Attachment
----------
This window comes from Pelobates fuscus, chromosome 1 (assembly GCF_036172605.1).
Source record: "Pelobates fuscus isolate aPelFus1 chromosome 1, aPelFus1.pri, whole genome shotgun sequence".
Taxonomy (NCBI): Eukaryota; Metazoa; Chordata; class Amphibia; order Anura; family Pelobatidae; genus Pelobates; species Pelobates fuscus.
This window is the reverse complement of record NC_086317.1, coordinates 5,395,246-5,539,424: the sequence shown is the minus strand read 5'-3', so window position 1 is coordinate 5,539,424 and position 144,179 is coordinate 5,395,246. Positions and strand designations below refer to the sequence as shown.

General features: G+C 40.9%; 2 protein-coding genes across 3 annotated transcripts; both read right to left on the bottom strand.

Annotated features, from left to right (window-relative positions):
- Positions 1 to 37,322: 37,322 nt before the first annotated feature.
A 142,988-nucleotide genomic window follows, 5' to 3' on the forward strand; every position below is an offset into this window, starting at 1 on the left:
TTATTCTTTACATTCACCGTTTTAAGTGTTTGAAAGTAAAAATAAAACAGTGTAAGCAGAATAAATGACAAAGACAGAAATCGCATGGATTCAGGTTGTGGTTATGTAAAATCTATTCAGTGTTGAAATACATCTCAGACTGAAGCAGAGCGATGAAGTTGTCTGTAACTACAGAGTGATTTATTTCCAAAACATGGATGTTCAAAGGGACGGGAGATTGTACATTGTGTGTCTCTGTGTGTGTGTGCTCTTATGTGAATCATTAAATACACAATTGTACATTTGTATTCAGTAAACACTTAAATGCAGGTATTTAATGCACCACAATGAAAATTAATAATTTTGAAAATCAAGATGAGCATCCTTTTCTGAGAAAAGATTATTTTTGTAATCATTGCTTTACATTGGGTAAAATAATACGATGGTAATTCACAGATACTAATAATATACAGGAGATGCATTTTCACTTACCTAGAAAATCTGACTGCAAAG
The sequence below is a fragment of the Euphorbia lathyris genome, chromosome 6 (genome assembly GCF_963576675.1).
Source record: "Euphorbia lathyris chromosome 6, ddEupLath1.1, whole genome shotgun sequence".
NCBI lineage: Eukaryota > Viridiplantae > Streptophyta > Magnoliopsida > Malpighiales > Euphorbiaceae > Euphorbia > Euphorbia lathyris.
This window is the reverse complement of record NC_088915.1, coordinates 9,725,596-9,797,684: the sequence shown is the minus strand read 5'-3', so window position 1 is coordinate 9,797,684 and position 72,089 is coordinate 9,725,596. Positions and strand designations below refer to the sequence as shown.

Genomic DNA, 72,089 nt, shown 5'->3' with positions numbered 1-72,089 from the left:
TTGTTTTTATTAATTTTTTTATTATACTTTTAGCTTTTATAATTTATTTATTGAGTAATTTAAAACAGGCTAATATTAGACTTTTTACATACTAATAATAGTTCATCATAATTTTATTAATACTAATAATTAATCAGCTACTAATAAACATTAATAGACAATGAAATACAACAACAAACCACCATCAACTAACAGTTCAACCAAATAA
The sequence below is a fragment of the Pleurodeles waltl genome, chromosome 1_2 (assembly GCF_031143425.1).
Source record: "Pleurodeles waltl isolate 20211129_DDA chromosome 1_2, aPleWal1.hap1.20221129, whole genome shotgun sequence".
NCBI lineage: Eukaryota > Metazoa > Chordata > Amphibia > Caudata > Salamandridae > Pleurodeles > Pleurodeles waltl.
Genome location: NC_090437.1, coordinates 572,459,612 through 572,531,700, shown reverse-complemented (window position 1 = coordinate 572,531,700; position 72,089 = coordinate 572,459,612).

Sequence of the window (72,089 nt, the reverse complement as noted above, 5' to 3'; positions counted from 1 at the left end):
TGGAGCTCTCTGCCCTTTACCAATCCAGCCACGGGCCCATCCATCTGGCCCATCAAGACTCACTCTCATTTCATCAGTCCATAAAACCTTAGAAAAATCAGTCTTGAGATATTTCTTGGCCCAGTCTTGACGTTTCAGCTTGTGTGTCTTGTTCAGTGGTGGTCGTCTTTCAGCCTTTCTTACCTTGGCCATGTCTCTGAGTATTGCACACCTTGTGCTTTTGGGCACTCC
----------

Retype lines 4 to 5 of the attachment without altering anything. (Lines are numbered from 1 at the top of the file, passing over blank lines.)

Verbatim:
This window is the reverse complement of record NC_086317.1, coordinates 5,395,246-5,539,424: the sequence shown is the minus strand read 5'-3', so window position 1 is coordinate 5,539,424 and position 144,179 is coordinate 5,395,246. Positions and strand designations below refer to the sequence as shown.

General features: G+C 40.9%; 2 protein-coding genes across 3 annotated transcripts; both read right to left on the bottom strand.